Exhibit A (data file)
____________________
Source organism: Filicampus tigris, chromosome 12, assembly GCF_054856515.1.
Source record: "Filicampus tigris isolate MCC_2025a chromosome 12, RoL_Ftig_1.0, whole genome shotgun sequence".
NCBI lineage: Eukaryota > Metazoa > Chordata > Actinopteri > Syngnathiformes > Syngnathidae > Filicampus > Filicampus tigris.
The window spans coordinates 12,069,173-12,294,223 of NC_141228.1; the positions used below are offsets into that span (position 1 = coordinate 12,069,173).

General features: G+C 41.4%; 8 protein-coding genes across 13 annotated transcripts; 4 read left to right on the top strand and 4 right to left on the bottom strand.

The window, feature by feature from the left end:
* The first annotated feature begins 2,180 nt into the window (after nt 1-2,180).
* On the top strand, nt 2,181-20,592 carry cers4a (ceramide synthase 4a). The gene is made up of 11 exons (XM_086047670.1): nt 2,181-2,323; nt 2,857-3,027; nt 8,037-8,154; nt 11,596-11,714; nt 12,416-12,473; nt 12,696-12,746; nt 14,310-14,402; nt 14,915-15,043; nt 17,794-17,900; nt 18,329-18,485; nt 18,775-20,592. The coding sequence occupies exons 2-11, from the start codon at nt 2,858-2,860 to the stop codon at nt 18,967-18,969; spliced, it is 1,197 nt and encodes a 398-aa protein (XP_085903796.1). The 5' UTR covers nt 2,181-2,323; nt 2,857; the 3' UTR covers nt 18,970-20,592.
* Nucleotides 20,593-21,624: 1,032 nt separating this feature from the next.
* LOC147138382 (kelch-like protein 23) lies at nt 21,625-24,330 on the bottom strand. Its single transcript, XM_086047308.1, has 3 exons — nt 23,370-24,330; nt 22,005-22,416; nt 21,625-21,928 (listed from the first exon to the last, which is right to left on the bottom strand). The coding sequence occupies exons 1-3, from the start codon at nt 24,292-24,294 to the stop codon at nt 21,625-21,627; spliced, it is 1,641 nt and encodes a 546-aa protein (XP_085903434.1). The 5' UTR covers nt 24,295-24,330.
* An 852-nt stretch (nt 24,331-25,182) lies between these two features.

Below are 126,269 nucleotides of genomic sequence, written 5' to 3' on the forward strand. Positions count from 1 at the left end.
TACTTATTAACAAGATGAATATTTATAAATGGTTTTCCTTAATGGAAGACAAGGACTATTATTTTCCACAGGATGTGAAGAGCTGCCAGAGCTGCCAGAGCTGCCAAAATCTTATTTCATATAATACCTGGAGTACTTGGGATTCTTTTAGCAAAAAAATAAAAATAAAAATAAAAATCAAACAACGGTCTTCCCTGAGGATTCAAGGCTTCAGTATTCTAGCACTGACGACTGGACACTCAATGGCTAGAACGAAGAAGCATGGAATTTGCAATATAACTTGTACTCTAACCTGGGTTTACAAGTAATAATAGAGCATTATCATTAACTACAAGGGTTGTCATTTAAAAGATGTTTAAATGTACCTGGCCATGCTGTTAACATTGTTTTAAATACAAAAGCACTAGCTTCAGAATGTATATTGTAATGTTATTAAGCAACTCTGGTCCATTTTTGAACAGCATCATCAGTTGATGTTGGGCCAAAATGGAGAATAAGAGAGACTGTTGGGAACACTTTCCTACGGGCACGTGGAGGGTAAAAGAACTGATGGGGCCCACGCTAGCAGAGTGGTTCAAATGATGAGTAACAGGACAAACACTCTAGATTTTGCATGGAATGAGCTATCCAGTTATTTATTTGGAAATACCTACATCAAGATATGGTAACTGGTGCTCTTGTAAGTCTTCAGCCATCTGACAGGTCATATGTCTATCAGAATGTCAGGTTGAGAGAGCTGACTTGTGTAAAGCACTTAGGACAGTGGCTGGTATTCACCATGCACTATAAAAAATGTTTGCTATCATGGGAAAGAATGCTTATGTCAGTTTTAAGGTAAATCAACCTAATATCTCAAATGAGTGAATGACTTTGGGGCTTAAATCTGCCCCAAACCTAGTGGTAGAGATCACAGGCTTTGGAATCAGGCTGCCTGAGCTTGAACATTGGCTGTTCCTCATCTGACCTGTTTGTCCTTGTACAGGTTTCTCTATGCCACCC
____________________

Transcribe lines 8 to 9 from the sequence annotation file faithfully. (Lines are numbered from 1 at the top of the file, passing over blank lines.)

* On the top strand, nt 2,181-20,592 carry cers4a (ceramide synthase 4a). The gene is made up of 11 exons (XM_086047670.1): nt 2,181-2,323; nt 2,857-3,027; nt 8,037-8,154; nt 11,596-11,714; nt 12,416-12,473; nt 12,696-12,746; nt 14,310-14,402; nt 14,915-15,043; nt 17,794-17,900; nt 18,329-18,485; nt 18,775-20,592. The coding sequence occupies exons 2-11, from the start codon at nt 2,858-2,860 to the stop codon at nt 18,967-18,969; spliced, it is 1,197 nt and encodes a 398-aa protein (XP_085903796.1). The 5' UTR covers nt 2,181-2,323; nt 2,857; the 3' UTR covers nt 18,970-20,592.
* Nucleotides 20,593-21,624: 1,032 nt separating this feature from the next.